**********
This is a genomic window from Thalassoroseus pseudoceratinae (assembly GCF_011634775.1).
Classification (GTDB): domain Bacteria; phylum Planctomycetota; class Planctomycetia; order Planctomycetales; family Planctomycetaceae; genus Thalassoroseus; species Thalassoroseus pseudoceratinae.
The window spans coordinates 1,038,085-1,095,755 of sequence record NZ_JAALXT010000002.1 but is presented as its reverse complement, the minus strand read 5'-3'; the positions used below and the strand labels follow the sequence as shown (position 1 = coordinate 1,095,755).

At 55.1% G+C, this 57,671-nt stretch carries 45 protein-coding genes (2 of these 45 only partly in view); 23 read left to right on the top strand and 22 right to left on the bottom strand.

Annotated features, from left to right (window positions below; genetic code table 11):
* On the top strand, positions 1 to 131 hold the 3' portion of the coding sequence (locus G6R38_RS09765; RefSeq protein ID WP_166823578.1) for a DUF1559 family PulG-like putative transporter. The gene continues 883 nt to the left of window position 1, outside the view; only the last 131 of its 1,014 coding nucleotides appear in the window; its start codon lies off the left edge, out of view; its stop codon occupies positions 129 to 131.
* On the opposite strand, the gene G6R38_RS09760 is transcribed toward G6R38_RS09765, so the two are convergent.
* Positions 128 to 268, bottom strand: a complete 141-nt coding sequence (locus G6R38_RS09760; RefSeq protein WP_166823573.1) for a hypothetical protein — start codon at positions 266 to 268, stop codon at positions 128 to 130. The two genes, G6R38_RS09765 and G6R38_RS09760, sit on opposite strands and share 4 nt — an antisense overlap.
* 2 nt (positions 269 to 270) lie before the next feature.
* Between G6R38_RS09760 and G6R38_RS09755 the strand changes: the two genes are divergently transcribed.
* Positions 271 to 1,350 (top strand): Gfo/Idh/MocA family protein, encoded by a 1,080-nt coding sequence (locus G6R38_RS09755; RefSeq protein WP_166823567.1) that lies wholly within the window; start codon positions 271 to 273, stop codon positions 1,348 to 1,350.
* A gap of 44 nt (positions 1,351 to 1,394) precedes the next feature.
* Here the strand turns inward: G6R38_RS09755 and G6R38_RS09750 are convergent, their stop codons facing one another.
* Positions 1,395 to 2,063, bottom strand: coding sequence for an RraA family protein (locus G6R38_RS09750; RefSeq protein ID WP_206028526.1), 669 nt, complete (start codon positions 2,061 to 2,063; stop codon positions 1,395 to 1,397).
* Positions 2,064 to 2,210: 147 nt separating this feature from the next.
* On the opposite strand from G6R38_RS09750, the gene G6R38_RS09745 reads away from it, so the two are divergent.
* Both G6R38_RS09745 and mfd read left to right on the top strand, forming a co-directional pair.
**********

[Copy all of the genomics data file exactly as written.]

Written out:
This is a genomic window from Thalassoroseus pseudoceratinae (assembly GCF_011634775.1).
Classification (GTDB): domain Bacteria; phylum Planctomycetota; class Planctomycetia; order Planctomycetales; family Planctomycetaceae; genus Thalassoroseus; species Thalassoroseus pseudoceratinae.
The window spans coordinates 1,038,085-1,095,755 of sequence record NZ_JAALXT010000002.1 but is presented as its reverse complement, the minus strand read 5'-3'; the positions used below and the strand labels follow the sequence as shown (position 1 = coordinate 1,095,755).

At 55.1% G+C, this 57,671-nt stretch carries 45 protein-coding genes (2 of these 45 only partly in view); 23 read left to right on the top strand and 22 right to left on the bottom strand.

Annotated features, from left to right (window positions below; genetic code table 11):
* On the top strand, positions 1 to 131 hold the 3' portion of the coding sequence (locus G6R38_RS09765; RefSeq protein ID WP_166823578.1) for a DUF1559 family PulG-like putative transporter. The gene continues 883 nt to the left of window position 1, outside the view; only the last 131 of its 1,014 coding nucleotides appear in the window; its start codon lies off the left edge, out of view; its stop codon occupies positions 129 to 131.
* On the opposite strand, the gene G6R38_RS09760 is transcribed toward G6R38_RS09765, so the two are convergent.
* Positions 128 to 268, bottom strand: a complete 141-nt coding sequence (locus G6R38_RS09760; RefSeq protein WP_166823573.1) for a hypothetical protein — start codon at positions 266 to 268, stop codon at positions 128 to 130. The two genes, G6R38_RS09765 and G6R38_RS09760, sit on opposite strands and share 4 nt — an antisense overlap.
* 2 nt (positions 269 to 270) lie before the next feature.
* Between G6R38_RS09760 and G6R38_RS09755 the strand changes: the two genes are divergently transcribed.
* Positions 271 to 1,350 (top strand): Gfo/Idh/MocA family protein, encoded by a 1,080-nt coding sequence (locus G6R38_RS09755; RefSeq protein WP_166823567.1) that lies wholly within the window; start codon positions 271 to 273, stop codon positions 1,348 to 1,350.
* A gap of 44 nt (positions 1,351 to 1,394) precedes the next feature.
* Here the strand turns inward: G6R38_RS09755 and G6R38_RS09750 are convergent, their stop codons facing one another.
* Positions 1,395 to 2,063, bottom strand: coding sequence for an RraA family protein (locus G6R38_RS09750; RefSeq protein ID WP_206028526.1), 669 nt, complete (start codon positions 2,061 to 2,063; stop codon positions 1,395 to 1,397).
* Positions 2,064 to 2,210: 147 nt separating this feature from the next.
* On the opposite strand from G6R38_RS09750, the gene G6R38_RS09745 reads away from it, so the two are divergent.
* Both G6R38_RS09745 and mfd read left to right on the top strand, forming a co-directional pair.